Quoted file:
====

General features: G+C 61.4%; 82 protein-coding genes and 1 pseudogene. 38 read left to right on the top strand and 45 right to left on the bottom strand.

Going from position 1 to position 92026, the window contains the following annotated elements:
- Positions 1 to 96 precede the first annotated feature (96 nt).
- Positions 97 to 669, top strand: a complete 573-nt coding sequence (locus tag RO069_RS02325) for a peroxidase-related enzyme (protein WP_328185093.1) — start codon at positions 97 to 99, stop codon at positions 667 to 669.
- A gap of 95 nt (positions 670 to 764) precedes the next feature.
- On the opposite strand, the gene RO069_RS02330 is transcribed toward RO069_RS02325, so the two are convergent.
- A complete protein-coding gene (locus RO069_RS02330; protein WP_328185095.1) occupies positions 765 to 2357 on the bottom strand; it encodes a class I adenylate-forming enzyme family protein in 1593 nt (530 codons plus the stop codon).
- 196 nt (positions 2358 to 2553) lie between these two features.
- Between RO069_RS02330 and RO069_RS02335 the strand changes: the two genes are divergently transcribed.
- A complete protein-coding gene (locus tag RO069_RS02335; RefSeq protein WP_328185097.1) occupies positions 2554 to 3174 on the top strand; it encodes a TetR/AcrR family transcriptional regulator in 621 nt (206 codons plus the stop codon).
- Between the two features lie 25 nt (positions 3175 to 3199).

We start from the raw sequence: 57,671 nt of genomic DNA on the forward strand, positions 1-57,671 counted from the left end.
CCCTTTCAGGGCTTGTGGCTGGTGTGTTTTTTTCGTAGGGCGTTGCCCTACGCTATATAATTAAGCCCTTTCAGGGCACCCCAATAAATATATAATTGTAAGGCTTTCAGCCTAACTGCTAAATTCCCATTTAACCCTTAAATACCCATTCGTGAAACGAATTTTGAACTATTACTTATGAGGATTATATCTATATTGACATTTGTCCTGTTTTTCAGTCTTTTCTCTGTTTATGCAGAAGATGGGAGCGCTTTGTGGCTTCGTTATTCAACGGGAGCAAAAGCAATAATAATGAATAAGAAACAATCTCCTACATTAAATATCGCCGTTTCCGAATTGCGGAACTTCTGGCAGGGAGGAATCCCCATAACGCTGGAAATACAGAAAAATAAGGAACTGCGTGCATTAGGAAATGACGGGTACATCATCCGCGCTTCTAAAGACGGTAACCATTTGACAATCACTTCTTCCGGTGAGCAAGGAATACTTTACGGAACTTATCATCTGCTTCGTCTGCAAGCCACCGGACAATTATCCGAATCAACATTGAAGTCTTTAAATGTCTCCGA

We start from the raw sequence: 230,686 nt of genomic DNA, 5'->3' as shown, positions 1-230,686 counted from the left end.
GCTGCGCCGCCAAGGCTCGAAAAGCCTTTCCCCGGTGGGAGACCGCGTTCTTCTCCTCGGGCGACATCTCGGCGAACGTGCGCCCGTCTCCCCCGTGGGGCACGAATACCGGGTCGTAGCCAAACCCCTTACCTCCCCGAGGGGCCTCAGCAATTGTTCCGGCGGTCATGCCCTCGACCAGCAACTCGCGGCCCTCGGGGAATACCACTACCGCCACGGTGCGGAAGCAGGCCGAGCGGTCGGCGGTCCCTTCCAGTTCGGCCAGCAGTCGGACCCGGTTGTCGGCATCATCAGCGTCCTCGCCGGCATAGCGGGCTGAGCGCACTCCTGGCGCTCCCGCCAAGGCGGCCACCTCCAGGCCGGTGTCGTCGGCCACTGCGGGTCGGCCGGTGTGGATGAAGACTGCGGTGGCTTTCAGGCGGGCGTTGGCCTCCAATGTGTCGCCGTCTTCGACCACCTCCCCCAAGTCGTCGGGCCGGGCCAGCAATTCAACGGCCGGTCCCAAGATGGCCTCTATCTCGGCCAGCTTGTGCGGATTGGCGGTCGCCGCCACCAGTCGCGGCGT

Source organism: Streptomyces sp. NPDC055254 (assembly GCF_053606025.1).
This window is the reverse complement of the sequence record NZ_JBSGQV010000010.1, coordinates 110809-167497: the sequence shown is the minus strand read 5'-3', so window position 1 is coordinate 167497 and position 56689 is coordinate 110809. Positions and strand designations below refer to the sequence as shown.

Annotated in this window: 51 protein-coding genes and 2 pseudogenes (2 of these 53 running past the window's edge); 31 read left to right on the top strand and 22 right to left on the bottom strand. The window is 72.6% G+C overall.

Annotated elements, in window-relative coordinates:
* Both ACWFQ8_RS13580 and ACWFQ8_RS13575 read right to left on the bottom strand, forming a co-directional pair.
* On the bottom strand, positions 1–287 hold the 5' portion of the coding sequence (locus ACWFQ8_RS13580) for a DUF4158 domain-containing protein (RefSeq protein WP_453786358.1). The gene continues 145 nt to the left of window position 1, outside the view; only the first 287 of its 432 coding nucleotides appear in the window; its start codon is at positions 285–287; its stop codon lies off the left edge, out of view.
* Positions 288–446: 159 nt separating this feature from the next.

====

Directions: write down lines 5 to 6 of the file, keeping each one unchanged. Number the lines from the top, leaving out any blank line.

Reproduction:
- A gap of 95 nt (positions 670 to 764) precedes the next feature.
- On the opposite strand, the gene RO069_RS02330 is transcribed toward RO069_RS02325, so the two are convergent.